Nov. 15, 2001
Friendship After Love
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Poem: "Friendship After Love," by Ella Wheeler Wilcox.
Friendship After Love
After the fierce midsummer all ablaze
Has burned itself to ashes, and expires
In the intensity of its own fires,
There come the mellow, mild, St. Martin days
Crowned with the calm of peace, but sad with haze.
So after love has led us, till he tires
Of his own throes, and torments, and desires,
Comes large-eyed friendship: with a restful gaze,
He beckons us to follow, and across
Cool verdant vales we wander free from care.
Is it a touch of frost lies in the air?
Why are we haunted with a sense of loss?
We do not wish the pain back, or the heat;
And yet, and yet, these days are incomplete.
It was on this day in 1805 Meriweather Lewis, of the Lewis and Clark expedition, managed to canoe around Point Ellis at the mouth of the Columbia River and come into full view of the Pacific Ocean. The expedition had been pinned to the eastern slopes of Point Ellis for a week during which wind, waves, and rain made the Columbia too dangerous for any craft other than the lightest and most skillfully paddled Indian canoes. Lewis did not keep a journal on this day, but he did carve his name on a tree at the tip of Cape Disappointment.
It was on this day in 1777 that the Articles of Confederation, the first written constitution of the United States, were adopted by Congress and sent to the 13 states for ratification. The articles called for "a firm league of friendship" of states, "for their common defence, the security of their liberties, and their mutual and general welfare." The articles were ratified in 1781, but were superseded by the current Constitution in 1788.
It's the birthday of the American poet Marianne Moore in St. Louis, Missouri (1887). She taught stenography in an Indian school in Pennsylvania after college, but was writing constantly. She was modest about her work, and her first volume of poetry was published by her friends without her knowledge. She said, "Anyone could do what I do, and I am, therefore, the more grateful that those whose judgment I trust should regard it as poetry." Her Collected Poems (1951) won the National Book Award, the Bollingen Prize, and the Pulitzer Prize.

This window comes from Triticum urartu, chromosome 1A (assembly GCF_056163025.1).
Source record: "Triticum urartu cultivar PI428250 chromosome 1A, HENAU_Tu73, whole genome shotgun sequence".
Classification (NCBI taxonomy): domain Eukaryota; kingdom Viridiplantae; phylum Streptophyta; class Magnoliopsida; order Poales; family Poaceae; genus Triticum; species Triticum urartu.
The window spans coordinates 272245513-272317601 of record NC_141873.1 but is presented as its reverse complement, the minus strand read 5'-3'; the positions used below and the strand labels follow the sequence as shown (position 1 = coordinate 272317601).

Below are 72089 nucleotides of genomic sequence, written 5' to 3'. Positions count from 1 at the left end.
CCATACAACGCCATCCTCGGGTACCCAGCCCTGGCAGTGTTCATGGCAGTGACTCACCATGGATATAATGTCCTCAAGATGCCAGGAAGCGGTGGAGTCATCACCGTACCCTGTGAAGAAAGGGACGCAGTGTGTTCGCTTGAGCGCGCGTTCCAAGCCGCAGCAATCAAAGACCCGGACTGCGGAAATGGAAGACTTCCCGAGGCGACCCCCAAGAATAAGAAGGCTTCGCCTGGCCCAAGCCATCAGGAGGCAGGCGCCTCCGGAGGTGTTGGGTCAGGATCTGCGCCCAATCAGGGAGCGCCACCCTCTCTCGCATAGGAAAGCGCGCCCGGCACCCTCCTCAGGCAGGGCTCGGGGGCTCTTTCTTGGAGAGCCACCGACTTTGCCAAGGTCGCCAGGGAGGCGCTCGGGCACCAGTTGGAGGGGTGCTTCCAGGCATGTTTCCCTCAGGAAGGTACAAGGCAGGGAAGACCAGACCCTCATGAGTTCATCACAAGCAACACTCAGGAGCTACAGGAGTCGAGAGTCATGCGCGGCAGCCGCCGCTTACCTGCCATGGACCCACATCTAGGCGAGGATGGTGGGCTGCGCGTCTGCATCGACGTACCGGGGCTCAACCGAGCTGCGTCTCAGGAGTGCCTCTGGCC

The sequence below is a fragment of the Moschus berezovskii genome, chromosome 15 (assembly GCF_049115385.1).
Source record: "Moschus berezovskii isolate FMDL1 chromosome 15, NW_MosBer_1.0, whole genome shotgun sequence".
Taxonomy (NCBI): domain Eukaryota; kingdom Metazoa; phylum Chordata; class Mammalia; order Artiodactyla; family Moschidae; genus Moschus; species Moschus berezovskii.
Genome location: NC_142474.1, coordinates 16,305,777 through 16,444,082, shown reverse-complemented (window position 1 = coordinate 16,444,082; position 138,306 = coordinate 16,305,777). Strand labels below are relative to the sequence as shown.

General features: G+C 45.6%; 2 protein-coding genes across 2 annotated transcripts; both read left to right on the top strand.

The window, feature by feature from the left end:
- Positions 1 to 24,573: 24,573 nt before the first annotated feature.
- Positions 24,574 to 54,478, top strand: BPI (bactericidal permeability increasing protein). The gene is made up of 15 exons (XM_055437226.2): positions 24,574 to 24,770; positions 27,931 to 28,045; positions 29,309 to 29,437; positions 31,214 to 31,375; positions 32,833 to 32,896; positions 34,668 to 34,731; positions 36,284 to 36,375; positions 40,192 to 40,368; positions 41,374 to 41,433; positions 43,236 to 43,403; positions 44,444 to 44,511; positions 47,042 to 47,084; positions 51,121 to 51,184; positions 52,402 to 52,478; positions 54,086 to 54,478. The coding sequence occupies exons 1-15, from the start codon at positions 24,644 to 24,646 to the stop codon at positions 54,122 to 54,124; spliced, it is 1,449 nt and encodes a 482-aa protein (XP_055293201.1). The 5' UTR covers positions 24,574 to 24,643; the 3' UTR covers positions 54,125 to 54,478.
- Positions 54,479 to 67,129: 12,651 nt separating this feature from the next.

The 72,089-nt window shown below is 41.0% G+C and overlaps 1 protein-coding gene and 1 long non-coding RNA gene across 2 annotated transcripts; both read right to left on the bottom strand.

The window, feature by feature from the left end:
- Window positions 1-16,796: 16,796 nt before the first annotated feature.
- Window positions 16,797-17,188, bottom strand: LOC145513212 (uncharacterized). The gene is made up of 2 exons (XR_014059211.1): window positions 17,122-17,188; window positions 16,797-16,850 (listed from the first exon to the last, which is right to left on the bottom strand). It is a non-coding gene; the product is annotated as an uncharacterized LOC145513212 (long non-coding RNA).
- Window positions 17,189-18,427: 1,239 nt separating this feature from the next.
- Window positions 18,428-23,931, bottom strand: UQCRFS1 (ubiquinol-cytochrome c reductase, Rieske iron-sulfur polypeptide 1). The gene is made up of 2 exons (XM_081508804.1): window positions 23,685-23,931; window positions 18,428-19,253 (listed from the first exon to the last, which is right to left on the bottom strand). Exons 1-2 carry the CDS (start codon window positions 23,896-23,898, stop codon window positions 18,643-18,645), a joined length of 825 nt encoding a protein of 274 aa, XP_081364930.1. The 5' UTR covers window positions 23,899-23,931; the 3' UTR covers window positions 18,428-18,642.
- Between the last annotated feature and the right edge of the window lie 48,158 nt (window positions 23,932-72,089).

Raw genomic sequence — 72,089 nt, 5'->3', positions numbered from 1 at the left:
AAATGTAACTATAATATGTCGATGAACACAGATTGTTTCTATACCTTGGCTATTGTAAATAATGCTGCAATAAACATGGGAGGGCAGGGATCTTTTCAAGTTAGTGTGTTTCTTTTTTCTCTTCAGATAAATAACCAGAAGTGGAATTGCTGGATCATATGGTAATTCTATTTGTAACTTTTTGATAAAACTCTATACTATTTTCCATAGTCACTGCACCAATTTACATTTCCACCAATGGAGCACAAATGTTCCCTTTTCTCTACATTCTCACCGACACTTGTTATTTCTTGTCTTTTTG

It's the birthday of the American painter Georgia O'Keeffe, born on a farm in Sun Prairie, Wisconsin (1887). As a child, she was kept strictly indoors during the winter months, and lived for the day each spring when the door was opened and the light and air of the outdoors flooded in. Between periods of study in New York or Chicago, she worked as a commercial artist (her image of the Dutch Girl still appears on Dutch Cleanser) and she taught in Virginia, Texas, and South Carolina. She became established as an artist in her own right when her friend, Ann Pollitzer, though expressly forbidden by the artist to do so, showed some of her work to Alfred Stieglitz, who ran the influential 291 Gallery in New York. She is known for her lush magnified paintings of flowers and for her stark depictions of bleached bones in the deserts of New Mexico, where she spent the last 40 years of her life.
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